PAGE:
Is your sky filled with grey? Does it look like some celestial prankster spread out a thick blanket that extinguished sun? Don't worry. The sun is still there. It continues to shine despite the fact that you can't see it.
There are many different types of clouds. The one that hovers close to the ground and sprawls out across the entire sky is a stratus cloud. The word stratus comes from a Latin root that means layer. A typical stratus cloud forms close to the ground, and presents itself as a drab, featureless sheet. Although it may seem like a solid lid over your head, the cloud is actually insubstantial, comprised of tiny water droplets and ice particles. You may have even walked through a stratus cloud. When one sits on the ground, we call it fog.
Clouds are ever changing, and the low-lying stratus is no exception. A stratus cloud may break up into a cluster of fragmented pieces, gain some puffiness, and expose small patches of blue sky in the gaps. At this stage of cloud evolution, the cloud is called a stratocumulus.
An altostratus cloud is similar to the undifferentiated stratus cloud, but it forms higher in the atmosphere, typically above 6,500 feet. Altostratus is often a bit thinner than the lower-forming stratus. It can still conceal, or partially conceal, the sun during the day and the moon at night, but you can often still perceive the locations of these objects in the sky. That is unless the altostratus cloud thickens and transforms itself into the darker nimbostratus. When that happens, prepare for rain or snow.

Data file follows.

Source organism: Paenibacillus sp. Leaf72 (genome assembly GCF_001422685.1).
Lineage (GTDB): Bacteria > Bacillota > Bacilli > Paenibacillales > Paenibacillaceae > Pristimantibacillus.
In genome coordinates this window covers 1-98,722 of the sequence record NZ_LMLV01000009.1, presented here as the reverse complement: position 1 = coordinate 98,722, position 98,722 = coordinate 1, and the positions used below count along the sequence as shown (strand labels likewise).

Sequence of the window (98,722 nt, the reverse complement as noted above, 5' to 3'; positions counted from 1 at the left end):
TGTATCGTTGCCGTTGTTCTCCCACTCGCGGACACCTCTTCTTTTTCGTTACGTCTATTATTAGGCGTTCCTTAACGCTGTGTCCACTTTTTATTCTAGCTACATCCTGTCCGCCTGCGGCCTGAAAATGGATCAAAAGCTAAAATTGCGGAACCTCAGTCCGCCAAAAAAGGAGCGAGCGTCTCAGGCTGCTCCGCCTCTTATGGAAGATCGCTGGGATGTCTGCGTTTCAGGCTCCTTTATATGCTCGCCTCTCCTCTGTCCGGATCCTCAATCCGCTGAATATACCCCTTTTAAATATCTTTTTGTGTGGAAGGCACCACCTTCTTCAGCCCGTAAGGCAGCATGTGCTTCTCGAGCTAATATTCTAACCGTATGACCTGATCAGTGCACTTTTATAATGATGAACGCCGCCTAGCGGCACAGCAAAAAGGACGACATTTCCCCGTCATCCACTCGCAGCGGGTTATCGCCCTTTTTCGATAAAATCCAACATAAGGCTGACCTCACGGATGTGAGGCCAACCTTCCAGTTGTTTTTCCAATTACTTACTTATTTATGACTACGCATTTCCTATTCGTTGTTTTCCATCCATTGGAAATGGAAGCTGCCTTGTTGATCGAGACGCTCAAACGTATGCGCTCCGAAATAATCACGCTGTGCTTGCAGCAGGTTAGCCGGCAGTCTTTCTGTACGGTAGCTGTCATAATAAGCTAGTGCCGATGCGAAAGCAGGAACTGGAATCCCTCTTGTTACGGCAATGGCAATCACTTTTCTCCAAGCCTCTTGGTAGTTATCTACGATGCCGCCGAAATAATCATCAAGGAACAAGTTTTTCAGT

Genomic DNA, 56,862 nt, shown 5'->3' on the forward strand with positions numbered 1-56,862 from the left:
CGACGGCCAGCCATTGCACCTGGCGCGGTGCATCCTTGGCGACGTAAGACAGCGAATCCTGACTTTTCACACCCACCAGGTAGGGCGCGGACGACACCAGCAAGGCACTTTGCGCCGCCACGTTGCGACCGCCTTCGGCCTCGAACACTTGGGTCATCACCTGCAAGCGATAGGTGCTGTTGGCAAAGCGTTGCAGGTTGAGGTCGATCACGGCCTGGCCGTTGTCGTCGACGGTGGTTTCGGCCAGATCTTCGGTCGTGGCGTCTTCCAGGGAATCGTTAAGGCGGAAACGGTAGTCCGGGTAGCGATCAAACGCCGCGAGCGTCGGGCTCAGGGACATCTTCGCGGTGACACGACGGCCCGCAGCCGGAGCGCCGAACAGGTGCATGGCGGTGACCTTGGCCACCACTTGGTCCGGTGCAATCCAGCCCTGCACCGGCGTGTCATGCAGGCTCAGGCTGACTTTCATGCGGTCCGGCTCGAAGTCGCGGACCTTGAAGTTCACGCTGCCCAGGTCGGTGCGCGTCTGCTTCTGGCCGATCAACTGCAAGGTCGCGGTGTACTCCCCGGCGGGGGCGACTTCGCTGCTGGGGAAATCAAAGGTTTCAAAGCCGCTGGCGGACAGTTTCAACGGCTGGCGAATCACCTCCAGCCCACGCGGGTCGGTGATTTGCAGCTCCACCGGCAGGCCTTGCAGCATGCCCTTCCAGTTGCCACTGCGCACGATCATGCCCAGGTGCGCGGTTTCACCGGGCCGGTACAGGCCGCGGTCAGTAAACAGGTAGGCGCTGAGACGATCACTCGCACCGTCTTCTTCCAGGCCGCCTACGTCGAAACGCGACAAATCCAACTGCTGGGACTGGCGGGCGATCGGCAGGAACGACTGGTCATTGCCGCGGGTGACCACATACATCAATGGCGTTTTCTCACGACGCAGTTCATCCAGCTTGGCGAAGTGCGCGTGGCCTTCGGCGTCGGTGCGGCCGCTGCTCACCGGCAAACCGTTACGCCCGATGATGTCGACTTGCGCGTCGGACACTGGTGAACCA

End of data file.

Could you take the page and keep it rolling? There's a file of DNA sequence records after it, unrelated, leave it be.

Another form of cloud layer, the cirrostratus, can develop at soaring elevations—16,500 feet and higher. When cirrostratus covers the sky with a thin veil, sometimes the covering is so diaphanous a casual glance won't even detect it. The ice crystals of which it is comprised, however, can reveal its presence by encircling the sun and moon in halos of white or rainbow-like light.
The original version of this article appeared in the February 2016 issue of Observations: A Pier Press® Newsletter. It included links to additional resources about clouds. You can access the archived issue here, and if you're not already a subscriber, click here to sign up. It's free. You can also order a copy of The Cloudspotter's Guide by Gavin Pretor-Pinney from the Pier Press Bookstore.